Legislator pay question not a big-money issue
Nevada voters should have fun with the question on the Election Day ballot about whether we should double the salaries of our legislators. It’s a tempting opportunity to send a message.
But in the end, voters should swallow hard and approve the pay raises. Nevada legislators are in the bottom 10 among the 50 states in terms of salary, making $3,900 per year, and they haven’t had a pay raise for more than 20 years.
The pay isn’t quite as bad as it sounds … they also get a $99-per-day living allowance when in session and are reimbursed for travel and other expenses.
This pay raise issue is likely to get a lot more attention than it deserves in comparison to issues of greater significance, including education and tax-and-spending controls.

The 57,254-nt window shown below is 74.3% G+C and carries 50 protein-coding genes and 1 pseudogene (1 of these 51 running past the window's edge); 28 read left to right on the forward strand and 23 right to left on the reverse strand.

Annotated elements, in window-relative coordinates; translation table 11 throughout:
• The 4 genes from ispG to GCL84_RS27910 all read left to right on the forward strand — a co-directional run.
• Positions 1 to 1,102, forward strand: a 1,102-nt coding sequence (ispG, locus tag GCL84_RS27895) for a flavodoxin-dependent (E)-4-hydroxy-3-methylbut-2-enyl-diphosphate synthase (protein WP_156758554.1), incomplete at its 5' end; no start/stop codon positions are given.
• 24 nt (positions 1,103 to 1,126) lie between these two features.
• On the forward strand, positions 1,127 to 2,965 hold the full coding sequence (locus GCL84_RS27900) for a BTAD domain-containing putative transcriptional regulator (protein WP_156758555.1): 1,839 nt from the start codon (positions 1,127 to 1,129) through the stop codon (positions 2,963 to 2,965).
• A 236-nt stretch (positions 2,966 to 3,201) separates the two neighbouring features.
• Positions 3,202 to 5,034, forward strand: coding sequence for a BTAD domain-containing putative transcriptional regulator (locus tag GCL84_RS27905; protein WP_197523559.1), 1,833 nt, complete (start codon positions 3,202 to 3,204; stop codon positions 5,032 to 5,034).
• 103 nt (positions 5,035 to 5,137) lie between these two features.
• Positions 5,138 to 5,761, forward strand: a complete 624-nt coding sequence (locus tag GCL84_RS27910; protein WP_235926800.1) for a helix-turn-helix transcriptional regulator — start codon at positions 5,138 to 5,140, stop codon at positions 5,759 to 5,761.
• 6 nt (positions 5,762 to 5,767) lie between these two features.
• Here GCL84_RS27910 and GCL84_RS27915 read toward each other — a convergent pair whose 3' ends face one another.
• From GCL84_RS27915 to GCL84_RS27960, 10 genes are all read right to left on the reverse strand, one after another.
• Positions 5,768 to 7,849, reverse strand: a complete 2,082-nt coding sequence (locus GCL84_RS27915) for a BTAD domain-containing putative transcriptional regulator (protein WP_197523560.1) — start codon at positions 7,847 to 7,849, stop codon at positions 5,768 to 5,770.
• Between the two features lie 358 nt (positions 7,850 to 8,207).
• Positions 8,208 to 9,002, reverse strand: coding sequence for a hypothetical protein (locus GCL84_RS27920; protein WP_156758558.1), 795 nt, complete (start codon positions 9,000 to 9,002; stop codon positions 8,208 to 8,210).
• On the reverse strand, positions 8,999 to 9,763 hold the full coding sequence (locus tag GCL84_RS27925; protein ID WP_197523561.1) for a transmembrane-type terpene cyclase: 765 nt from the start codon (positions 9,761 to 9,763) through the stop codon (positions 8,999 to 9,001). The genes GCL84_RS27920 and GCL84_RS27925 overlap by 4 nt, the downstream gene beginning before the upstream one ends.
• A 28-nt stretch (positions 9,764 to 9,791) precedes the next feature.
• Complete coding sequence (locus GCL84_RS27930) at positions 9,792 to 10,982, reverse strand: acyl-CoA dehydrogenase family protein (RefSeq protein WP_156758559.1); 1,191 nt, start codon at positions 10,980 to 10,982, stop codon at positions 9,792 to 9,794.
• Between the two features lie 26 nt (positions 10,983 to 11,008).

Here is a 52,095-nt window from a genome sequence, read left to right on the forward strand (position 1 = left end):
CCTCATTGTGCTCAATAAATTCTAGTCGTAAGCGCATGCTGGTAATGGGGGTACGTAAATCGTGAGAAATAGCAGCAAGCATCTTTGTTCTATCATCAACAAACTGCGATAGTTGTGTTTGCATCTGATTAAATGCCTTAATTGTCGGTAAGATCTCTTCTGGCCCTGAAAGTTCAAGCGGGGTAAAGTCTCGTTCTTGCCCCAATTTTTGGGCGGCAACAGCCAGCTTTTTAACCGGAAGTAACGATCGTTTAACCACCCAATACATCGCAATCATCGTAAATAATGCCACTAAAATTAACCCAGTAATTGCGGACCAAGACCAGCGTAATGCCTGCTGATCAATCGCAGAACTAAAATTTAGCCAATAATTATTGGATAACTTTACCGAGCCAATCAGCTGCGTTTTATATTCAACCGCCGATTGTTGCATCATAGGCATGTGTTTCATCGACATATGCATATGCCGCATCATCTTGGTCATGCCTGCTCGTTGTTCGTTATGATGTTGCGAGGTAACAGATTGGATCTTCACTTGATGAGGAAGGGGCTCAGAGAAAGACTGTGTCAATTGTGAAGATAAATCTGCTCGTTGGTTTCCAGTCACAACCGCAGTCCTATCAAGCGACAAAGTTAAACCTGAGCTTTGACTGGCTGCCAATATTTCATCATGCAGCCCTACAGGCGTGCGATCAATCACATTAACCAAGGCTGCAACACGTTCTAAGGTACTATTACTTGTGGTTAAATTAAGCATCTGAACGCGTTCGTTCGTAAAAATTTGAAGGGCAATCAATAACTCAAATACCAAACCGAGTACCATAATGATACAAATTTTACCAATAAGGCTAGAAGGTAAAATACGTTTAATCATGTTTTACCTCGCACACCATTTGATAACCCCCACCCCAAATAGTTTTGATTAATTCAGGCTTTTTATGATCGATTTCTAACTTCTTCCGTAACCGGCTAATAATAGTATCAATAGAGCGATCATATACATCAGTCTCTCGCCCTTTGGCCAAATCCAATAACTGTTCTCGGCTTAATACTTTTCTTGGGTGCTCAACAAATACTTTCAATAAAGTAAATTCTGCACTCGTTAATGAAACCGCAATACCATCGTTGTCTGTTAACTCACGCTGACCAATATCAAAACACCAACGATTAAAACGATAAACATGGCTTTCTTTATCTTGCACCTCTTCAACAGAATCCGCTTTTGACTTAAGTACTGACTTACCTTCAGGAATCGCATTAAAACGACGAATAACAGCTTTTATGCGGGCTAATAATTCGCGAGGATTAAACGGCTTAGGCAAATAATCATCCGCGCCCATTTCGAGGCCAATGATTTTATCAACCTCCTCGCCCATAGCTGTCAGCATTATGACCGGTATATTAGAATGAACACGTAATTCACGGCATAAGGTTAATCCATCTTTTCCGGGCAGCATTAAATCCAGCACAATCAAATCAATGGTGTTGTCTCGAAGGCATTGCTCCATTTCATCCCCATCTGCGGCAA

No legislators anywhere in the country get rich from their salaries, nor should they. The highest legislative pay in the country is in California, at $110,880 per year, while at the other extreme, New Mexico pays no salary, only expenses.
It shouldn’t cost people to serve in public office, and that may be the case for some Nevada legislators who sacrifice their personal and professional business. That could turn out to be a deterrent for people thinking of running for public office. In fact, if we want to encourage our neighbors and co-workers – average Americans without a great deal of financial wherewithal – to run for office, a case could be made to raise the salary even higher.
Legislators could have taken care of this themselves, but none wanted to be associated with increasing their own pay. Who can blame them, based on the acrid tone of the races leading up to the primary? So now the question falls to voters.
Election Day will be an opportunity to send a message, and that will be by choosing the right candidates.